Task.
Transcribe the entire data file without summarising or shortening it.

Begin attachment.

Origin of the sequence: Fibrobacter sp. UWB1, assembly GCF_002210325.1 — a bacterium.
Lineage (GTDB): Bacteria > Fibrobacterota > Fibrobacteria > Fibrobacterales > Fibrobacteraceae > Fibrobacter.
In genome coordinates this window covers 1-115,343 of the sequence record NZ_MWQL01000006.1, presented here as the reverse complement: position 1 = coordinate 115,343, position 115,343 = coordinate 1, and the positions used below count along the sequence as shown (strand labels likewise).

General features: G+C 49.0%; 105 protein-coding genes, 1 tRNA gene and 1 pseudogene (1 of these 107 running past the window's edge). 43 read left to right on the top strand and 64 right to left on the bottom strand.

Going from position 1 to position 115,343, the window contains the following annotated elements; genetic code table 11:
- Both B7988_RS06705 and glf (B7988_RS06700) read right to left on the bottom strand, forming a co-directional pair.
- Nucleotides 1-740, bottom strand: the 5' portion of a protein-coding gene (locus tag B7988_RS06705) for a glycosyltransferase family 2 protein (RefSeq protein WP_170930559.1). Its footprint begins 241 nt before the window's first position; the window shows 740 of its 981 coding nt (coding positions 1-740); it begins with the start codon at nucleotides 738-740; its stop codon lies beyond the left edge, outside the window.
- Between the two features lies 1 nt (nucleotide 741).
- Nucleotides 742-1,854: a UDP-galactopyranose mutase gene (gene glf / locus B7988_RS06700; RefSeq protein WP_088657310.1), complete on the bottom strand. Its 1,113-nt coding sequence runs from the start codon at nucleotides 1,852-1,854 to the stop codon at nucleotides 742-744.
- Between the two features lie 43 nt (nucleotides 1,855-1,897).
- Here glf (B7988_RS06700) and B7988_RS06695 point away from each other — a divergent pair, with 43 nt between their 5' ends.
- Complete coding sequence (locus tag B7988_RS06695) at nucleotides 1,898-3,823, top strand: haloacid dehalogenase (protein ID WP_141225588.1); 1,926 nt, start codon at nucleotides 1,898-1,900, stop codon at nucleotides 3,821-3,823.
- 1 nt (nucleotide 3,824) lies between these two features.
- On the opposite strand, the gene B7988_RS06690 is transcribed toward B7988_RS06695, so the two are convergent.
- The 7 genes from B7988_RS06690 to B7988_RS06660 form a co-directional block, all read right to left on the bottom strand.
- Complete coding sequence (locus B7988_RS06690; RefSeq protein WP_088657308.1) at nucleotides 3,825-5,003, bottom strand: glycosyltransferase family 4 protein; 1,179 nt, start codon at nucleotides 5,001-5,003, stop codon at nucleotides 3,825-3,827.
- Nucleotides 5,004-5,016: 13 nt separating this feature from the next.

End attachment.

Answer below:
Origin of the sequence: Fibrobacter sp. UWB1, assembly GCF_002210325.1 — a bacterium.
Lineage (GTDB): Bacteria > Fibrobacterota > Fibrobacteria > Fibrobacterales > Fibrobacteraceae > Fibrobacter.
In genome coordinates this window covers 1-115,343 of the sequence record NZ_MWQL01000006.1, presented here as the reverse complement: position 1 = coordinate 115,343, position 115,343 = coordinate 1, and the positions used below count along the sequence as shown (strand labels likewise).

General features: G+C 49.0%; 105 protein-coding genes, 1 tRNA gene and 1 pseudogene (1 of these 107 running past the window's edge). 43 read left to right on the top strand and 64 right to left on the bottom strand.

Going from position 1 to position 115,343, the window contains the following annotated elements; genetic code table 11:
- Both B7988_RS06705 and glf (B7988_RS06700) read right to left on the bottom strand, forming a co-directional pair.
- Nucleotides 1-740, bottom strand: the 5' portion of a protein-coding gene (locus tag B7988_RS06705) for a glycosyltransferase family 2 protein (RefSeq protein WP_170930559.1). Its footprint begins 241 nt before the window's first position; the window shows 740 of its 981 coding nt (coding positions 1-740); it begins with the start codon at nucleotides 738-740; its stop codon lies beyond the left edge, outside the window.
- Between the two features lies 1 nt (nucleotide 741).
- Nucleotides 742-1,854: a UDP-galactopyranose mutase gene (gene glf / locus B7988_RS06700; RefSeq protein WP_088657310.1), complete on the bottom strand. Its 1,113-nt coding sequence runs from the start codon at nucleotides 1,852-1,854 to the stop codon at nucleotides 742-744.
- Between the two features lie 43 nt (nucleotides 1,855-1,897).
- Here glf (B7988_RS06700) and B7988_RS06695 point away from each other — a divergent pair, with 43 nt between their 5' ends.
- Complete coding sequence (locus tag B7988_RS06695) at nucleotides 1,898-3,823, top strand: haloacid dehalogenase (protein ID WP_141225588.1); 1,926 nt, start codon at nucleotides 1,898-1,900, stop codon at nucleotides 3,821-3,823.
- 1 nt (nucleotide 3,824) lies between these two features.
- On the opposite strand, the gene B7988_RS06690 is transcribed toward B7988_RS06695, so the two are convergent.
- The 7 genes from B7988_RS06690 to B7988_RS06660 form a co-directional block, all read right to left on the bottom strand.
- Complete coding sequence (locus B7988_RS06690; RefSeq protein WP_088657308.1) at nucleotides 3,825-5,003, bottom strand: glycosyltransferase family 4 protein; 1,179 nt, start codon at nucleotides 5,001-5,003, stop codon at nucleotides 3,825-3,827.
- Nucleotides 5,004-5,016: 13 nt separating this feature from the next.